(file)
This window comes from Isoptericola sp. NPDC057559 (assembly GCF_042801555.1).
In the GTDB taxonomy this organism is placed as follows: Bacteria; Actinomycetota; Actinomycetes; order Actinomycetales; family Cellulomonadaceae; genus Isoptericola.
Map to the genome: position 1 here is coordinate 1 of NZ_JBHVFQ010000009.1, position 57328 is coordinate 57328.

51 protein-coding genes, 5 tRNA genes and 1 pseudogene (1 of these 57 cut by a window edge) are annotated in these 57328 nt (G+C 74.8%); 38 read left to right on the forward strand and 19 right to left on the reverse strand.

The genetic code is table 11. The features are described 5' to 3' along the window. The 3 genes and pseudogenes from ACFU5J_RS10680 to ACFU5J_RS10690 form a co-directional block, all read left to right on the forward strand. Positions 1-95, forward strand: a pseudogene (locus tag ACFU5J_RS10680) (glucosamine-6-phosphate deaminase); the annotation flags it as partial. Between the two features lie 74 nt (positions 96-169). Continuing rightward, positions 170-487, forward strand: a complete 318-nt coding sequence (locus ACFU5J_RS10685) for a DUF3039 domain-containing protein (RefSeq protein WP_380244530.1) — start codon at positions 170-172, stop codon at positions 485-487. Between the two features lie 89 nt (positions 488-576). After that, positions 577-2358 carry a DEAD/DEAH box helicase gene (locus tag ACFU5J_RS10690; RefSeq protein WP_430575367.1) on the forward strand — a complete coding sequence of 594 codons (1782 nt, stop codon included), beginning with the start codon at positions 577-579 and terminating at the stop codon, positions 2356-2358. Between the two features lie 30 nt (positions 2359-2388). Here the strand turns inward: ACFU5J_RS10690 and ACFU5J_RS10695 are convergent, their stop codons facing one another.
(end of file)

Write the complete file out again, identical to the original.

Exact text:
This window comes from Isoptericola sp. NPDC057559 (assembly GCF_042801555.1).
In the GTDB taxonomy this organism is placed as follows: Bacteria; Actinomycetota; Actinomycetes; order Actinomycetales; family Cellulomonadaceae; genus Isoptericola.
Map to the genome: position 1 here is coordinate 1 of NZ_JBHVFQ010000009.1, position 57328 is coordinate 57328.

51 protein-coding genes, 5 tRNA genes and 1 pseudogene (1 of these 57 cut by a window edge) are annotated in these 57328 nt (G+C 74.8%); 38 read left to right on the forward strand and 19 right to left on the reverse strand.

The genetic code is table 11. The features are described 5' to 3' along the window. The 3 genes and pseudogenes from ACFU5J_RS10680 to ACFU5J_RS10690 form a co-directional block, all read left to right on the forward strand. Positions 1-95, forward strand: a pseudogene (locus tag ACFU5J_RS10680) (glucosamine-6-phosphate deaminase); the annotation flags it as partial. Between the two features lie 74 nt (positions 96-169). Continuing rightward, positions 170-487, forward strand: a complete 318-nt coding sequence (locus ACFU5J_RS10685) for a DUF3039 domain-containing protein (RefSeq protein WP_380244530.1) — start codon at positions 170-172, stop codon at positions 485-487. Between the two features lie 89 nt (positions 488-576). After that, positions 577-2358 carry a DEAD/DEAH box helicase gene (locus tag ACFU5J_RS10690; RefSeq protein WP_430575367.1) on the forward strand — a complete coding sequence of 594 codons (1782 nt, stop codon included), beginning with the start codon at positions 577-579 and terminating at the stop codon, positions 2356-2358. Between the two features lie 30 nt (positions 2359-2388). Here the strand turns inward: ACFU5J_RS10690 and ACFU5J_RS10695 are convergent, their stop codons facing one another.